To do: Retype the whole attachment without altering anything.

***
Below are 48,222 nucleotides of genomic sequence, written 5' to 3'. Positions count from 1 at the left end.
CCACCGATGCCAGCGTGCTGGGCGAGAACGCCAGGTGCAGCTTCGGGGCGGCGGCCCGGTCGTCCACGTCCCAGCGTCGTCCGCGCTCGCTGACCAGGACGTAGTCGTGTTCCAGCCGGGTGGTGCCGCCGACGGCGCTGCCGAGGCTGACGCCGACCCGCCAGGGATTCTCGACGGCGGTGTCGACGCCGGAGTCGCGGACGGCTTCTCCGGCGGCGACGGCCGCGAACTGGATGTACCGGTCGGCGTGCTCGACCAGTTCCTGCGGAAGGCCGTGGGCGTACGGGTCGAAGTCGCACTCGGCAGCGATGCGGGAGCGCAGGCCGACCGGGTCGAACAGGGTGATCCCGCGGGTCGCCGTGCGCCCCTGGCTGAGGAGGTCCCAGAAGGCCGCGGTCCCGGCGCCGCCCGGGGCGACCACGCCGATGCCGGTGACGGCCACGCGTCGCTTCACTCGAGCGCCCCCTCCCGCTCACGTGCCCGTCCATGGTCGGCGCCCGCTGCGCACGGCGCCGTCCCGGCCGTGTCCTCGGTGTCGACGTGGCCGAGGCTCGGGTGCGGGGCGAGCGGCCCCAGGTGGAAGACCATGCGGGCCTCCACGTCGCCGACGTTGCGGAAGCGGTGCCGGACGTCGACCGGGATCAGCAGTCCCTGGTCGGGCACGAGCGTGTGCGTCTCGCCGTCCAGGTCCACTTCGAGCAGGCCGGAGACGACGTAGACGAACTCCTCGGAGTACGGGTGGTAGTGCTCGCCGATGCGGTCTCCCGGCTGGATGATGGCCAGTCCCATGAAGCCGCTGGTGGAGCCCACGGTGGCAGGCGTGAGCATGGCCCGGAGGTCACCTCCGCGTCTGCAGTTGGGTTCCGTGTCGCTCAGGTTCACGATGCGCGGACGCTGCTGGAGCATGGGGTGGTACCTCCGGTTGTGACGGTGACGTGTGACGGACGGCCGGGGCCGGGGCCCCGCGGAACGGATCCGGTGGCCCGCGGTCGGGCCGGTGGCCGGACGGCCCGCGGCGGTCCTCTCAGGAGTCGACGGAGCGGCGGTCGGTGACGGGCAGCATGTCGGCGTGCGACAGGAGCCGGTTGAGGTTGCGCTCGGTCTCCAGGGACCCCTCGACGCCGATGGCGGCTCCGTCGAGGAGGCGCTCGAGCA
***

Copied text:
Below are 48,222 nucleotides of genomic sequence, written 5' to 3'. Positions count from 1 at the left end.
CCACCGATGCCAGCGTGCTGGGCGAGAACGCCAGGTGCAGCTTCGGGGCGGCGGCCCGGTCGTCCACGTCCCAGCGTCGTCCGCGCTCGCTGACCAGGACGTAGTCGTGTTCCAGCCGGGTGGTGCCGCCGACGGCGCTGCCGAGGCTGACGCCGACCCGCCAGGGATTCTCGACGGCGGTGTCGACGCCGGAGTCGCGGACGGCTTCTCCGGCGGCGACGGCCGCGAACTGGATGTACCGGTCGGCGTGCTCGACCAGTTCCTGCGGAAGGCCGTGGGCGTACGGGTCGAAGTCGCACTCGGCAGCGATGCGGGAGCGCAGGCCGACCGGGTCGAACAGGGTGATCCCGCGGGTCGCCGTGCGCCCCTGGCTGAGGAGGTCCCAGAAGGCCGCGGTCCCGGCGCCGCCCGGGGCGACCACGCCGATGCCGGTGACGGCCACGCGTCGCTTCACTCGAGCGCCCCCTCCCGCTCACGTGCCCGTCCATGGTCGGCGCCCGCTGCGCACGGCGCCGTCCCGGCCGTGTCCTCGGTGTCGACGTGGCCGAGGCTCGGGTGCGGGGCGAGCGGCCCCAGGTGGAAGACCATGCGGGCCTCCACGTCGCCGACGTTGCGGAAGCGGTGCCGGACGTCGACCGGGATCAGCAGTCCCTGGTCGGGCACGAGCGTGTGCGTCTCGCCGTCCAGGTCCACTTCGAGCAGGCCGGAGACGACGTAGACGAACTCCTCGGAGTACGGGTGGTAGTGCTCGCCGATGCGGTCTCCCGGCTGGATGATGGCCAGTCCCATGAAGCCGCTGGTGGAGCCCACGGTGGCAGGCGTGAGCATGGCCCGGAGGTCACCTCCGCGTCTGCAGTTGGGTTCCGTGTCGCTCAGGTTCACGATGCGCGGACGCTGCTGGAGCATGGGGTGGTACCTCCGGTTGTGACGGTGACGTGTGACGGACGGCCGGGGCCGGGGCCCCGCGGAACGGATCCGGTGGCCCGCGGTCGGGCCGGTGGCCGGACGGCCCGCGGCGGTCCTCTCAGGAGTCGACGGAGCGGCGGTCGGTGACGGGCAGCATGTCGGCGTGCGACAGGAGCCGGTTGAGGTTGCGCTCGGTCTCCAGGGACCCCTCGACGCCGATGGCGGCTCCGTCGAGGAGGCGCTCGAGCA